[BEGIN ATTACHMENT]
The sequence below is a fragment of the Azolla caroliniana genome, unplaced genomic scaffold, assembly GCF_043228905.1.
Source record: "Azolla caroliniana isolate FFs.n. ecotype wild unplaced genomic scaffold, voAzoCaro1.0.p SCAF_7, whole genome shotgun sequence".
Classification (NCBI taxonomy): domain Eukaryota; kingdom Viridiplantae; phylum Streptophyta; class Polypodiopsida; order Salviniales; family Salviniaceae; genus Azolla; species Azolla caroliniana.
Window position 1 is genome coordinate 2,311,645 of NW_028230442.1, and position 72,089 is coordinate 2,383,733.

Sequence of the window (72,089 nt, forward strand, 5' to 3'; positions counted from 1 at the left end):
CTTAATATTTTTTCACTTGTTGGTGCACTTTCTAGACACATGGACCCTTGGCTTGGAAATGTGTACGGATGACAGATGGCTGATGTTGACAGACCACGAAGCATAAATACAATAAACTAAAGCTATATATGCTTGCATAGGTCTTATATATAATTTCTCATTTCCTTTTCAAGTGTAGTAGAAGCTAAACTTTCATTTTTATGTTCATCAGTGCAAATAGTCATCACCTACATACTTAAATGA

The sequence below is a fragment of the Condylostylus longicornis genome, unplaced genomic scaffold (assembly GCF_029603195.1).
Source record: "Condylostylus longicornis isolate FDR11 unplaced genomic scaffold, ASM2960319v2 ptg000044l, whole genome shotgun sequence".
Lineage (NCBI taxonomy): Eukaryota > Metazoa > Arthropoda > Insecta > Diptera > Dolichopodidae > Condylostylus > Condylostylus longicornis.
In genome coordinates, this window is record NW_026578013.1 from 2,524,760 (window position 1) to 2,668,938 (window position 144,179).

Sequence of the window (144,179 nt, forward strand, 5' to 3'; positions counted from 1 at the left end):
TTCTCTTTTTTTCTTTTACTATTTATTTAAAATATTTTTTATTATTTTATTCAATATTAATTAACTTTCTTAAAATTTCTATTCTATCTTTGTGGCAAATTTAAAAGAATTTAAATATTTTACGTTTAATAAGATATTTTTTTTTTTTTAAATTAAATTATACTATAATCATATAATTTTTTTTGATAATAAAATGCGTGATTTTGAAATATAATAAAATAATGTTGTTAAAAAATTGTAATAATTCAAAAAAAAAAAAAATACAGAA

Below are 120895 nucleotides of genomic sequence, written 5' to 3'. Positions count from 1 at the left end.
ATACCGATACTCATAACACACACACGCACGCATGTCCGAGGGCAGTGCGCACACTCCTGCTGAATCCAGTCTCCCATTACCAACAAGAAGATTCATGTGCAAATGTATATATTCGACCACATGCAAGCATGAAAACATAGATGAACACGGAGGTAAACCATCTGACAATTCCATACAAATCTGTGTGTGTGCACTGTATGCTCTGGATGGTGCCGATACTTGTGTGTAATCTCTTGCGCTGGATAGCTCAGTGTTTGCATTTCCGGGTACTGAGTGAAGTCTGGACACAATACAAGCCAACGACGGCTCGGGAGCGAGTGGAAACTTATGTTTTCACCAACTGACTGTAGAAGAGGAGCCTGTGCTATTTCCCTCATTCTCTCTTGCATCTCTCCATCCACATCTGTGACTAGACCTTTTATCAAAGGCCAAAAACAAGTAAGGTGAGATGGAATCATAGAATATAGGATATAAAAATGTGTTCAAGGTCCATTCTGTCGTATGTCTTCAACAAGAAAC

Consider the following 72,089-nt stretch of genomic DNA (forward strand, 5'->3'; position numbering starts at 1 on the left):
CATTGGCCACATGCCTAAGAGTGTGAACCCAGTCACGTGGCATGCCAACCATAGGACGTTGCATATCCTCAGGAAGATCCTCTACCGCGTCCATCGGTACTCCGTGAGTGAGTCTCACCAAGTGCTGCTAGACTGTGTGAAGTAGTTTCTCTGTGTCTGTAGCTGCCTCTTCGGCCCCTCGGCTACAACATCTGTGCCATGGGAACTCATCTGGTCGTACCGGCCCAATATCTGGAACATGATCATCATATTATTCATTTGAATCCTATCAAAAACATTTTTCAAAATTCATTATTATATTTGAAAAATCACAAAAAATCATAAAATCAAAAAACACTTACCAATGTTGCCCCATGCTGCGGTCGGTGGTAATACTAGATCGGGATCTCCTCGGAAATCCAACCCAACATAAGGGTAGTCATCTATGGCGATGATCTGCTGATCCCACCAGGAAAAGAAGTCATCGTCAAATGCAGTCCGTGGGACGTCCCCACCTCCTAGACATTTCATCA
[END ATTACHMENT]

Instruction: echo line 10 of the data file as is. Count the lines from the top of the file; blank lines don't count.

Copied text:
In genome coordinates, this window is record NW_026578013.1 from 2,524,760 (window position 1) to 2,668,938 (window position 144,179).